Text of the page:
Pompeii

Pompeii is in Campania, Italy, not far from Naples. Its major attraction is the ruined ancient Roman city of the same name, which was engulfed by Mt. Vesuvius in AD 79. This is a UNESCO World Heritage Site.

A typical street in Pompeii
Annotated map of Pompeii, featuring the main roads, the Cardo Maximus is in Red and the Decumani Maximi are in green and dark blue. The southwest corner features the main forum and is the oldest part of the town.

Understand

See also: Roman Empire

Romans took control of Pompeii around 200 BC. On August 24, 79 AD, Vesuvius erupted, burying the nearby town of Pompeii in ash and soot, killing 20,000 people, and preserving the city in its state from that fateful day. Pompeii is an excavation (It: scavi) site and outdoor museum of the ancient Roman settlement. This site is considered to be one of the few sites where an ancient city has been preserved in detail - everything from jars and tables to paintings and people was frozen in time, yielding, together with neighbouring Herculaneum which suffered the same fate, an unprecedented opportunity to see how the people lived two thousand years ago.

Tickets

One-day tickets are €11 per adult; €5,50 for EU citizens between 18 - 24 and school teachers; EU citizens below 18 or above 65 get in for free (valid proving age document needed). A five-site pass costs €20. This includes Herculaneum and is valid for 3 days. As entrance to Herculaneum is also €11 buying this ticket saves you €2 even if you do not visit any of the other sites. The "Campania ArteCard" , which costs €30 offers free admission to numerous sites in the region if you are planning to be in Campania for several days. The site is open daily from 8:30 to 19:30 (November to March from 8:30 to 17:00) and the last ticket is sold 90 minutes before closing. It is closed on 1st January, 1st May, and 25th December. Telephone: 081-857-5347.

Audioguides are available either at the train station InfoPoint or at the official entrance for €6,50, €10 for two, ID is required. They are not available at the secondary Eastern entrance by the Amphitheatre - which is the entrance nearest the modern day town centre if you are walking. Unofficial audio guides are on offer at one of the market stalls near this entrance. Take note that audioguide maps are not the same and the official audioguide comes with more audio points of interest. It's a good idea to check out both options before deciding. Pompeii may take several hours to explore so make sure to ask about the audioguide battery life before your purchase. Tour guides also cluster near the entrance and offer their services. It's a good idea to talk to one for a couple of minutes before deciding, to make sure you can understand their accent when they speak English. You can join a tour group with the train station InfoPoint for €12 (not including entrance fee) or €10 at the official entrance.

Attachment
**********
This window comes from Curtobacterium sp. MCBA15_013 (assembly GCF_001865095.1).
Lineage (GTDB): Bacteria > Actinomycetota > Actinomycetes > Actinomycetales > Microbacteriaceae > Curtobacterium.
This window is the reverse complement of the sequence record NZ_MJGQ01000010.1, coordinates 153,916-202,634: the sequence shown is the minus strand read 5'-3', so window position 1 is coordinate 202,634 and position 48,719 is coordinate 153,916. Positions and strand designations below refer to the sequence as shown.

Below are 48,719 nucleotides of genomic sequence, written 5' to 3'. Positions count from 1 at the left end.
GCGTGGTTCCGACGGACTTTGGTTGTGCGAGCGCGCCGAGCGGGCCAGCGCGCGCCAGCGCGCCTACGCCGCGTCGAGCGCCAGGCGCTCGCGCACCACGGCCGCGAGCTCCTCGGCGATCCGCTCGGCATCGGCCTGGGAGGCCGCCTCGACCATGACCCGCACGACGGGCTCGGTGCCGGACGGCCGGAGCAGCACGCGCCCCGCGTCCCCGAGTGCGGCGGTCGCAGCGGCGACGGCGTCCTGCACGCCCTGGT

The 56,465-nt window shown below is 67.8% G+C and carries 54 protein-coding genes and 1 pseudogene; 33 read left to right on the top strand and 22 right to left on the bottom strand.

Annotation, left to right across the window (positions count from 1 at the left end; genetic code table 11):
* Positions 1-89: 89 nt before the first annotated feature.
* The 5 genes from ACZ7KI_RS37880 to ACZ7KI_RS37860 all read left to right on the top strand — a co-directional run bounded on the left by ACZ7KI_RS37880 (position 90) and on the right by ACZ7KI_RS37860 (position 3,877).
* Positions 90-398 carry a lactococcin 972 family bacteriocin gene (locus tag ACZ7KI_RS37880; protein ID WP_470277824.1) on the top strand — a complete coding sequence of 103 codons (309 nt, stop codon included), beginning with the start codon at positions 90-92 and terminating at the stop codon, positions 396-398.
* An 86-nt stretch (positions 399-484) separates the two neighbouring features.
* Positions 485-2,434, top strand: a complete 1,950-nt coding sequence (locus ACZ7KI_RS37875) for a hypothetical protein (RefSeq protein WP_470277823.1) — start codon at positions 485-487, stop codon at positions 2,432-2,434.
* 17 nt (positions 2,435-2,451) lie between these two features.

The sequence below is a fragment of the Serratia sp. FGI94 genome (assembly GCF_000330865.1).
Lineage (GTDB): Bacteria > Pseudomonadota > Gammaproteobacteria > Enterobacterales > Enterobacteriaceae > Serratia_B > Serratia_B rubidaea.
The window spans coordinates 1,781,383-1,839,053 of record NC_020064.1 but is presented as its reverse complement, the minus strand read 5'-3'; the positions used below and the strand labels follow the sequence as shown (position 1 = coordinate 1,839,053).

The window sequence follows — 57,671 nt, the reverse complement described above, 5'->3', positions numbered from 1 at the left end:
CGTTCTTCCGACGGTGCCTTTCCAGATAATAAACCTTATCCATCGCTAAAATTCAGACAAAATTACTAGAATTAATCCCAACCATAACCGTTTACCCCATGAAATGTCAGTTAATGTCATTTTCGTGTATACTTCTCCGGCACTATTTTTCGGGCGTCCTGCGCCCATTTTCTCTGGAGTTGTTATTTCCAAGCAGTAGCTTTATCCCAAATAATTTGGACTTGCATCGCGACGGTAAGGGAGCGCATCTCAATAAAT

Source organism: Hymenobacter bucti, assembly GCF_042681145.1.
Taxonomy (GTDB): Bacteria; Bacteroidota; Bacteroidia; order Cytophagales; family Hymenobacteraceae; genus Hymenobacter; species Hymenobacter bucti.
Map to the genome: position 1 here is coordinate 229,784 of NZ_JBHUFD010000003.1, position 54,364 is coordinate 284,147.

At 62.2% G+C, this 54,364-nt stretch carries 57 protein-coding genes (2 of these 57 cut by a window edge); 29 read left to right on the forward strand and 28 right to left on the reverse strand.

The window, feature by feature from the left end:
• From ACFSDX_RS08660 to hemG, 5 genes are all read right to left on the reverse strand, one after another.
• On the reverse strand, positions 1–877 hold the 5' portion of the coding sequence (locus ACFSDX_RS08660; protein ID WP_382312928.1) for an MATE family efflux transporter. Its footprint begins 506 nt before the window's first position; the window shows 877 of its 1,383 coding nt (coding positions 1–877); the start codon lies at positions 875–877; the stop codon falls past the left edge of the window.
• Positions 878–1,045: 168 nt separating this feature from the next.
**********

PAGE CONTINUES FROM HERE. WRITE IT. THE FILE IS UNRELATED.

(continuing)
Get in

For transport in the area see Campania

By train

On the Circumvesuviana Napoli-Sorrento line it takes 30 to 40 minutes to get to Pompeii from either Naples or Sorrento. Click on the station where you want to get the train in this timetable . It should cost €1,80 to €3,20. Get off at "Pompei Scavi". At the station, you can leave your bags for €1,50 (collect by 7:00 PM in summer, 6:00 PM October to February), or leave them for free at the ruins (pick up by 7:20 PM). The entrance to Pompeii is about 50 m away from the station and there's a Tourist Information office further down the street. If you get off at "Pompei Sanctuario," instead of "Pompei Scavi," the walk through town is not very far; it's tiring but worthwhile.

By bus

SITA runs buses from Naples. The cost is the same as the train.

By boat

If you are on a cruise, you can set up an excursion to explore the ruins (bus transfer) and tickets and tour will be included. From the cruise boat a hydrofoil travels around the Bay of Naples to Capri, Sorrento and Pompeii (from Naples). A bus-shuttle will take you to the ruins.